"I'll get John to drive me home. John, can you gimme a ride?"
As deliberations have dragged, the few minutes before U.S. District Judge Eduardo Robreno enters his 15th-floor courtroom and the jurors emerge from their deliberation room often fall to Massimino, the 62-year-old reputed underboss to Joseph "Uncle Joe" Ligambi.
He chirps, he prattles, he needles. He'll mix it up with court personnel or longtime mob reporters, but his favorite targets seem to be the FBI agents and prosecutors.
"Frankie, you looking a little pale today," Massimino said last week to Assistant U.S. Attorney Frank Labor, a singsong line he has trotted out a few times. "You OK, Frank?"
Labor tends to ignore him. Han and the agents don't seem to mind playing along.
Like Massimino, four of the seven defendants have been held without bail since May 2011. The others are not invisible. They nod and exchange small talk with the friends and family who faithfully come to the room each day, hoping to see them or hear a not-guilty verdict. (Jurors left Monday without one.)
"Good morning, good morning," a smiling Joseph "Scoops" Licata, 71, repeats as he leads the daily parade into court. Ligambi, 73, tosses out nods and asks, "What's going on?"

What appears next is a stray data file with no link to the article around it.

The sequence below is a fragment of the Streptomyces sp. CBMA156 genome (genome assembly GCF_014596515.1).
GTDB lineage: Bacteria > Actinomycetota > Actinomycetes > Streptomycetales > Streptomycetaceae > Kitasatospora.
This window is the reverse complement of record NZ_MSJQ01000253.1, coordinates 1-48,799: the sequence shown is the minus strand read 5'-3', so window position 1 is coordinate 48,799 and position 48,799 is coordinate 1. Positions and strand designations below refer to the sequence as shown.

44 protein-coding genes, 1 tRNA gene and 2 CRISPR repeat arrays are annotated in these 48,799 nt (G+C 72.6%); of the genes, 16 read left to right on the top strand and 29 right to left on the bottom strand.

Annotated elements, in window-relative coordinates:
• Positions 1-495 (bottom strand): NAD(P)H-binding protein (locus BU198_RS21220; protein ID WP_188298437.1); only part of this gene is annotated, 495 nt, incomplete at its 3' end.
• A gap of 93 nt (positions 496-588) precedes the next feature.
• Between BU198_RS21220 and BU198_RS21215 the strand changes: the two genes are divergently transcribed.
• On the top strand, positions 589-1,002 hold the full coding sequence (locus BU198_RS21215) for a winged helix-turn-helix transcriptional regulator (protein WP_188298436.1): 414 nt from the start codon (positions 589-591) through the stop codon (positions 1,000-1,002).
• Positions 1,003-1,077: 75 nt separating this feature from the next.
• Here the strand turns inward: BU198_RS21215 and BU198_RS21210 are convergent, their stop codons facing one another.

But Massimino works the room like an overcaffeinated stand-up comic.
"Hey, where you been?" Massimino asked as he looked about and saw FBI Special Agent Jack Martinelli, one of the case agents. "Where's Augie?" he asked about Special Agent John Augustine.
When the defendants were led into court one day in street clothes and paper prison slippers - their shoes had not yet made the trip to the courtroom - Massimino bellowed: "Martinelli, gimme your shoes!"
For days Massimino milked Labor's speculation to the judge that the jurors might have been "wandering in the desert" after a series of confusing requests for evidence.
"Look at me," Massimino spouted, his hands outstretched and gasping. "I'm wandering in the desert!"
Not every day is a joke. Massimino was unusually quiet Friday when deputy marshals led him into court. That happened to be the first time jurors had asked to hear evidence related to him - secret recordings in which he appears to berate and threaten a bettor.
But by Monday, Mousie was as chatty as ever. As the courtroom filled and people began to buzz about the latest jury request, he quipped: "I dunno, I heard they asked for a compass - they're still in the desert."
From a seat near the back of the courtroom one of the deputy marshals cracked a smile. "It never gets old," he said, "until it gets old."
Contact John P. Martin at 215-925-2649, at email@example.com or @JPMartinInky on Twitter.